Backups/Upgrades: A metal bottle can be used to boil water in. A Lifestraw is great, but if less convenient when trying to carry water with you. A water filter is better and can filter thousands of gallons of water. You should also consider additional ways to carry water. Condoms are small, but a flexible bladder is better and still packable and lightweight.


Minimum: Space blankets are usually the first item suggested due to their weight and size. For the same size, you can bring a rain poncho which is rain and windproof, often bigger, and easier to use in the wind. Both is even better and still light weight.

Backups/Upgrades: You should also consider a survival bivy and some sort of shelter. You can get larger ponchos that are not disposable and can be used as a tarp shelter as well.

How to DIY a mini survival kit

I find this to be a good balance of size and usability. The biggest complaint I have is that it’s not waterproof. I started with a Johnson and Johnson first aid kit that you can buy for a couple of dollars from most supermarkets or drug stores. They’re usually found in the travel section and can fit in your pocket. Then I added the following:

  • Leatherman Micra Multi-tool. I’m not sure that the still sell the exact model I have, but I chose this one becauce it has scissors instead of pliers.
  • Ducttape (about 3′)
  • Compass Keychain. I’ve switched this out with a larger button compass that doesn’t take any more room.
  • Mini Flashlight. This model boasts 180 lumens on full output, but also has a dim mode that’s plenty bright for tasks around camp. I also wanted one with a baseball hat clip. The Fenix E12 is much better if you can afford it, but I plan on keeping it tucked away most of the time.
  • Waterproof matches and striking surface
  • Roll of floss
  • Firestarter. I’ve had good luck with these and I like that you can cut them to a size that fits your case.
  • Lighter
  • A couple birthday candles
  • Small fishing kit with sinkers, line, and hooks
  • Mini wire saw
  • Map
  • Mini liquid badage tube (superglue would work too)
  • Water purification tablets. There are 10 tablets for 20 liters shown.
  • Safety pin and sewing needle

How to DIY a hiking emergency kit

This is what I would consider a more comprehensive kit for longer hikes. The whole setup fits in a gallon ziplock bag pretty easily with the exception of the water bottle and multi-tool.

  • Single wall aluminum water bottle. I like Klean Kanteen products. I’m showing the 40oz wide mouth bottle, but that size can be a little much. The 27 oz size is probably better.
  • Emergency Bivvy. There are smaller ones out there, but I’ve used this with a sleeping bag liner in warmer months while backpacking. It has held up well and weighs a little over 8oz.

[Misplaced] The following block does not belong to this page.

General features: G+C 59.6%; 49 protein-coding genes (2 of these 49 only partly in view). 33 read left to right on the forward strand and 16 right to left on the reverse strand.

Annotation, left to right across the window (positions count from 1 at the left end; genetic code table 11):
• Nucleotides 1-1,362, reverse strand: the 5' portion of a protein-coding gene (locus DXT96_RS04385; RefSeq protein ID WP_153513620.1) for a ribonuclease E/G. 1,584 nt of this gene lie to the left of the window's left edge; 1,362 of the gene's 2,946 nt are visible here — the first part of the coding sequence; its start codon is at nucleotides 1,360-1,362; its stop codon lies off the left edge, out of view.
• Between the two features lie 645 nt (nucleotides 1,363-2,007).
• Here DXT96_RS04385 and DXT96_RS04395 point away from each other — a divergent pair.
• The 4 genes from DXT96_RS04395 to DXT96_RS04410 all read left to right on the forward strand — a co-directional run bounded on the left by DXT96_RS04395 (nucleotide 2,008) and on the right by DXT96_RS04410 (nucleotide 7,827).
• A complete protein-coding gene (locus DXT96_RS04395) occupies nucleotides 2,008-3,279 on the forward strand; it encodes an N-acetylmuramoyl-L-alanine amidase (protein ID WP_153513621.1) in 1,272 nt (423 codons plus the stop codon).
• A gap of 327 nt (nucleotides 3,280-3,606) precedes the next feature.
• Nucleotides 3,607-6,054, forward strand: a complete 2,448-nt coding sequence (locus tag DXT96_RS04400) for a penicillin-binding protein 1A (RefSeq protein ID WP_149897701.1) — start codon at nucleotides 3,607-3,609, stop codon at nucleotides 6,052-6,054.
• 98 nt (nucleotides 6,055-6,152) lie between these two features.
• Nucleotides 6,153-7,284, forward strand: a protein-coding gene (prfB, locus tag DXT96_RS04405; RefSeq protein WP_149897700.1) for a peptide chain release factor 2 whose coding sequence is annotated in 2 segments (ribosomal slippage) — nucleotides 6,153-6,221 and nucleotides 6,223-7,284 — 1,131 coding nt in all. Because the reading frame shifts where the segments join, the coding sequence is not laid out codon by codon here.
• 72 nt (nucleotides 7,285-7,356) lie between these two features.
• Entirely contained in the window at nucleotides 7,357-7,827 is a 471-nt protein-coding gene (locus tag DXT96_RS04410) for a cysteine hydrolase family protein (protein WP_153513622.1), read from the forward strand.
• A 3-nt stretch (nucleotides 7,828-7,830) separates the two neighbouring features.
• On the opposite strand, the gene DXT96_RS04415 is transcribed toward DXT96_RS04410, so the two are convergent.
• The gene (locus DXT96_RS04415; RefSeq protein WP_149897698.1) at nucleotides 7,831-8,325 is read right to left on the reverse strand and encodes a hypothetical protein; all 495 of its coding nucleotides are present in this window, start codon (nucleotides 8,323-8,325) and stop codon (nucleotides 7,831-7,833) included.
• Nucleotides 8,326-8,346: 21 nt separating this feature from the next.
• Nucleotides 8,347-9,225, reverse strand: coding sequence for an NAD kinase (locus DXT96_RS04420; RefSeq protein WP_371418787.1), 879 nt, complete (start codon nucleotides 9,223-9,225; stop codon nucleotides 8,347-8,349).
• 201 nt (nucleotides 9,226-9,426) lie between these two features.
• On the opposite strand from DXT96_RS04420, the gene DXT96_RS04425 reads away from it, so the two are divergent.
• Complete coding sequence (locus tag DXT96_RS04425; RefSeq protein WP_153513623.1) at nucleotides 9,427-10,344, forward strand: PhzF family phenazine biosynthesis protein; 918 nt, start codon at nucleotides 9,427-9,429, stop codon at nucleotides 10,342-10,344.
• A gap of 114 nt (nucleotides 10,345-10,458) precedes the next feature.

• Water filter. I like the Sawyer Mini because of it’s size, the fact that you can use it like a straw, and the added water carrying capacity you have with the 1/2 liter bladder.
  • Headlamp. I use the Black Diamond Spot 350. I’ve ran trails at night with this, and it is plenty bright enough. You can also dim it to save batteries.
  • Poncho
  • Compass and map
  • Ferro rod
  • Duct tape roll (10′)
  • First aid kit. I carry a DIY backpacking kit like this.
  • Signal mirror
  • Fire starters
  • Survival cards. These are 20 years old and I haven’t been able to find them again, but some sort of survival pocket guide is recommended.
  • Tin with miscellaneous items like fishing kit, sewing needles, safety pins, lighter, candles, floss, wire saw, etc. I like the Trader Joe’s mint tins because they are smaller than the Altoids tin.
  • Multi-tool. I’ve been using the Gerber MP600 since I was in the Army. The abilty to open it with one hand really sets it apart.

My take on the Altoids tin survial kit

This is my take on the Altoids survival kit using the gear I already have. You’ll see that it’s essentially the same as my mini survival kit but with a few items swapped out, particularly the flashlight and the multi-tool. If you carry a multi-tool and flashlight in your pocket, you can probably put together a kit that would be much more useful, but it’s a fun exercise either way.

Set yourself up for success with these tips

  • Give friends or family your itinerary so they know where to look if they don’t hear from you.
  • Learn how to use a compass. Take a land navigation class to know how to use a map and compass and to read the terrain.
  • There are lots of pocket survival guides. All the tools in the world won’t help you if you don’t know how to use them.
  • Check the batteries for any of your devices before you leave and remove batteries when items are in storage. Bring a rechargable battery for your phone and for rechargable headlamps.
  • If you’re not familiar with building a fire, practice beforehand. Challenge yourself to try lighting a fire in rainy or wet conditions.
  • Keep your phone on airplane mode while you’re hiking. It saves the battery but will still allow you to use the phone’s GPS functions. It has the added benefit of not allowing any texts and calls to come through so you can enjoy your time in nature.
  • If you like to GPS your hikes, consider a GPS watch so you can save your phone battery.
  • Pre-hydrate! Start a day or two beforehand to ensure your body is fully hydrated, especially for hotter or more strenious hikes.

What do you keep in your day hiking survival kits? Let me know in the comments below!

Leave a Comment

Your email address will not be published. Required fields are marked *